The “Divas Era” was a strange and frustrating period for women’s wrestling. Between 2008 and 2015, women’s wrestling in WWE was positioned somewhere between a grudging necessity and an afterthought, never really being the focus of any weekly output.
Yes, before Stephanie McMahon returned and single-handedly saved women’s wrestling in the summer of 2015 (or so the audience had been led to believe), the Divas division was almost entirely neglected. Anytime performers from this division appeared on television, it was painfully obvious that the writing team were going through a box-ticking exercise to ensure that they got their few minutes of weekly exposure.
Upon entering the famed “PG Era,” WWE was keen to show that they respected their female performers. They finally shied away from demeaning eye candy matches of the past and decided to put focus on real competition. With that in mind, however, it was extremely frustrating to witness just how apathetic they were to that particular cause.
The performers within the Divas division were rarely given much of a spotlight. The storylines were often nonsensical and ineffective, the pushes were painfully start-stop and their matches? You’d be hard-pressed to find a Divas match which lasted longer than five minutes on your standard episode of Raw or SmackDown.
Even Michelle McCool vs. Natalya at the Great American Bash 2008 – the match to literally crown the inaugural Divas champion – only lasted just over four minutes. The division was all but doomed from the start. Thankfully, there were more than enough diamonds that shined brightly despite these numerous issues. That’s not just the tacky sparkly rocks on the belt itself.
Although they were rarely, if ever, given the opportunity, there were numerous women who could thrive in today’s WWE. Rather than having to dumb-down their wrestling skills and ambitions to fit the creative direction, they would be free to fully extend themselves and become top-tier wrestlers, sharing main events with the likes of Becky Lynch, Bianca Belair and Charlotte Flair.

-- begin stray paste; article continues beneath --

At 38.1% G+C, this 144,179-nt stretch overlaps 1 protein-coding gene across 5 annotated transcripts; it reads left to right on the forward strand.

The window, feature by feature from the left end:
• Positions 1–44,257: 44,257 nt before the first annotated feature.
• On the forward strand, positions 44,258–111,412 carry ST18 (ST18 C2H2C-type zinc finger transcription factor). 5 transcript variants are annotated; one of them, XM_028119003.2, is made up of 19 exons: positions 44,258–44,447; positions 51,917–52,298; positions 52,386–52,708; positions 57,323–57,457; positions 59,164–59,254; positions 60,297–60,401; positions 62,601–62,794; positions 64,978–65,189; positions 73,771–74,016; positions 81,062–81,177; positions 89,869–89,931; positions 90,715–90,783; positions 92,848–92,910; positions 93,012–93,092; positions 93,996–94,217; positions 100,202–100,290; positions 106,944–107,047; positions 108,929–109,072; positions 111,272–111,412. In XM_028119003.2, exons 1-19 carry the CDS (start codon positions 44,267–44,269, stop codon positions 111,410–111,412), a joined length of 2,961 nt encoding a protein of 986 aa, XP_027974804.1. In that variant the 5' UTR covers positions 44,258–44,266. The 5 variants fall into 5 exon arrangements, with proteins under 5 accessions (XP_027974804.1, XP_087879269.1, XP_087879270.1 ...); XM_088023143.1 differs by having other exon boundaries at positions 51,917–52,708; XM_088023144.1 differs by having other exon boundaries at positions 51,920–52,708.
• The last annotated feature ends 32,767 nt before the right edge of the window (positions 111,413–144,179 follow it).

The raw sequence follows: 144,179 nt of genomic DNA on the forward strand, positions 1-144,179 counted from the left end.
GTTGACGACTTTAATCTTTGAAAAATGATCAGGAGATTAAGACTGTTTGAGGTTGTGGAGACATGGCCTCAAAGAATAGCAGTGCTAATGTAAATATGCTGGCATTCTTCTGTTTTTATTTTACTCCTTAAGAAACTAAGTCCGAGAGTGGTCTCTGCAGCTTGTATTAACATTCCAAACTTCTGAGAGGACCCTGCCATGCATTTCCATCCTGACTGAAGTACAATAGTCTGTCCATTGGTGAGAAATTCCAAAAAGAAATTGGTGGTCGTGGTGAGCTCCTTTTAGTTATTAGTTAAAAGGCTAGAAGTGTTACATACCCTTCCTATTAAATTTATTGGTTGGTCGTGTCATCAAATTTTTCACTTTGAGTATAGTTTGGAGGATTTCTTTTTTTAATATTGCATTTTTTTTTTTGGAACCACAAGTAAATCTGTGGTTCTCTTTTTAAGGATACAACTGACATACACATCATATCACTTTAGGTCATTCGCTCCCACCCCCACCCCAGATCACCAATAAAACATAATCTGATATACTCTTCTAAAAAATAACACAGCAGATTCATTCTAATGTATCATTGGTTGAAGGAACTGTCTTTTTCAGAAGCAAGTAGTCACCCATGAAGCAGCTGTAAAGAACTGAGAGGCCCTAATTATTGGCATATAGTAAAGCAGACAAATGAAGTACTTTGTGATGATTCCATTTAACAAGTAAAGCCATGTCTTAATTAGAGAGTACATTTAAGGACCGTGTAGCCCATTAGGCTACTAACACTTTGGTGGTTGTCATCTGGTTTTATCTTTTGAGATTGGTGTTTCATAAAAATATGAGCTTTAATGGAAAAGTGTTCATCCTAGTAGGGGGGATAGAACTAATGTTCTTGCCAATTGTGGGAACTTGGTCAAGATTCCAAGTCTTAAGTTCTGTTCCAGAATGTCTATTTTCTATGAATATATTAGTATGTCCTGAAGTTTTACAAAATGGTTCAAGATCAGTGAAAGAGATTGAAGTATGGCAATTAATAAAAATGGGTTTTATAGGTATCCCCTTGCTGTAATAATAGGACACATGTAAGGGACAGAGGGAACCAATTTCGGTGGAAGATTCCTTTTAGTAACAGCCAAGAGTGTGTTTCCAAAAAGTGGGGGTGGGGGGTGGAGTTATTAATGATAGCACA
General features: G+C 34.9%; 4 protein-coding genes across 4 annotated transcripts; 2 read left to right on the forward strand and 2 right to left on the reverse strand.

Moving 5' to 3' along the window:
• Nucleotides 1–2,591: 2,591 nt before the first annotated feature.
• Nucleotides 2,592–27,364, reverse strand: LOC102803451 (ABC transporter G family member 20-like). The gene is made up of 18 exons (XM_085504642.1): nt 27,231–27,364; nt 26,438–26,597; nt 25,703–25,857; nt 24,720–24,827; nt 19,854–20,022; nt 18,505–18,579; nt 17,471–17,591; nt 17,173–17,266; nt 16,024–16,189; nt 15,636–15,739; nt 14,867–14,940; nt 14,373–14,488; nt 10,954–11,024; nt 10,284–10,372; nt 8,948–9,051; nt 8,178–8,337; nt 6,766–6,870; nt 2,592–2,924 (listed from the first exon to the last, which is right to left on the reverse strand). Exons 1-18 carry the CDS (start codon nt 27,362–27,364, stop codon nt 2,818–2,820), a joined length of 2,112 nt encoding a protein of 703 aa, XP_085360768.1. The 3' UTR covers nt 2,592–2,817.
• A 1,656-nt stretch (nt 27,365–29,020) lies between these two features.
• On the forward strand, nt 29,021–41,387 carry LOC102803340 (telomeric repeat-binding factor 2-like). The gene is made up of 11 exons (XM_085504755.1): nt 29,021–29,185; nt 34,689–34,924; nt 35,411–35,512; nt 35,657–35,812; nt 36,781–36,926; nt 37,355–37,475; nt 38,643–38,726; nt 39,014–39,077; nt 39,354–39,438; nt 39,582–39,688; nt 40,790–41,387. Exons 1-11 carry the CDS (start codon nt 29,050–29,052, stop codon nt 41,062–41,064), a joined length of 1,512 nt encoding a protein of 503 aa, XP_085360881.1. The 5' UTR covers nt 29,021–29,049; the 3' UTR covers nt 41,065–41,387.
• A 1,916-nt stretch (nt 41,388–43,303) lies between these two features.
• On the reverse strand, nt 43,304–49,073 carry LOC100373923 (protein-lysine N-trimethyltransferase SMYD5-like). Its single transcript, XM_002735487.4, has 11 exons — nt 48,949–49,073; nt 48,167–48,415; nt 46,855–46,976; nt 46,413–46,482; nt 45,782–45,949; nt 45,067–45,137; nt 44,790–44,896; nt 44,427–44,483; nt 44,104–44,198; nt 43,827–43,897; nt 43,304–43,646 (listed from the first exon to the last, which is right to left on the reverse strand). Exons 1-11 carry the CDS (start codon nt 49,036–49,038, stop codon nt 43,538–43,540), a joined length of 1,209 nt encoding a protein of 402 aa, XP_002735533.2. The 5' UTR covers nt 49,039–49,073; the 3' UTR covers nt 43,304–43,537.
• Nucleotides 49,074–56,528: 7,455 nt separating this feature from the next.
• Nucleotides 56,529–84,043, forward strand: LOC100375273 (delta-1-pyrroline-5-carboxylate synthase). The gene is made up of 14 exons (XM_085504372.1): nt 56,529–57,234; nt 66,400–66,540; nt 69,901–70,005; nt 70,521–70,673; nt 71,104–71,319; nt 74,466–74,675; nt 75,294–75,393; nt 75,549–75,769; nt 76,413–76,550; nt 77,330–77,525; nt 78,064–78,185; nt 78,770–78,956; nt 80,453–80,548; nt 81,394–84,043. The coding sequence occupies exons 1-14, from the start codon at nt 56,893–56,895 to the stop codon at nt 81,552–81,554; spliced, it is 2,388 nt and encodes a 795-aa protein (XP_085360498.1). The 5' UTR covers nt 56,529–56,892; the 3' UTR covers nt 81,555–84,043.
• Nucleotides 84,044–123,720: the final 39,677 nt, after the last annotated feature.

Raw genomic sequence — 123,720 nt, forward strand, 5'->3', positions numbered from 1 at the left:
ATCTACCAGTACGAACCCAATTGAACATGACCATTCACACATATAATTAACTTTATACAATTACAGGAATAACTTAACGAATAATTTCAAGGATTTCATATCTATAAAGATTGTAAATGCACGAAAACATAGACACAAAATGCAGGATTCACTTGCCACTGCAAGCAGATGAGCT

Here are five “WWE Divas” who would thrive in 2022.
In an era famous for underappreciation, Michelle McCool was possibly one of the biggest victims of all. Whilst not always remembered perhaps as fondly as she deserves, it’s hard to miss the signs of “right wrestler, wrong era.”
McCool’s speedy development from her debut in 2004 to 2011 is nothing short of impressive. Starting as an act who needed a lot of work in the charisma department, Michelle benefitted from hours upon hours in front of live crowds, which propelled her to become one of the top heels in the company.
Her rise was vastly helped by her partnership with Layla: creatively titled “LayCool.” With Layla, McCool’s confidence quickly grew, to the point where she was rocking the microphone and eliciting legitimate heat from a live crowd. LayCool were one of the most entertaining acts in the seven-year history of the Divas era… but we’ll ignore the infamous “Piggy James” storyline. The less said about that, the better.
In-ring, Michelle McCool was head-and-shoulders above a lot of her colleagues. While she’ll never be featured in lists topped by the likes of Manami Toyota or Aja Kong, McCool’s efforts in-ring are possibly the most underappreciated aspect of her act.
Alas, it seems as though she will never get credit for a move-set which evolved constantly. What started with moves like generic running crossbodies and slaps, soon developed into an array of sit-out face-busters, brutal-looking heel hooks, and a much-talked-about tribute to AJ Styles’ Styles Clash. She was always innovating, always trying new things, but like many others in this era (as we’ll find out), she was mostly forgotten by the time the new era of women’s wrestling was ushered in.
Poor, poor Jillian Hall. Looking back on things, she never really did get a fair shot, did she? With gimmicks ranging from “PR assistant with mole on face,” to “singer who can’t sing,” and even a heel turn caused by breast implants leaking into her brain (seriously), it’s a wonder Jillian Hall had any success at all.
But to her absolute credit, Hall took a tonne of lemons and squeezed them into a sea of lemonade. No matter what gimmick she was given, she gave it 100% and became one of the more memorable female performers of the era.
As a wrestling fan from a young age and somebody who was always solid in the ring, Jillian Hall would fit perfectly in the Women’s Division of today. With her willingness to make anything work, as well as being given a chance to have matches longer than five minutes on TV, the modern-day wrestling fan’s opinion would be flipped on Jillian Hall. These days, she might even be given a less-humiliating gimmick. Maybe.
At the very least, we can be happy that for all of her hard work, Jillian Hall was rewarded. She finally won the Divas Championship on October 12th, 2009. Nobody on the roster deserved it better, so it was nice to see her receive the respect she more than deserved.
Oh, right. Her title reign only lasted for five minutes. How apt.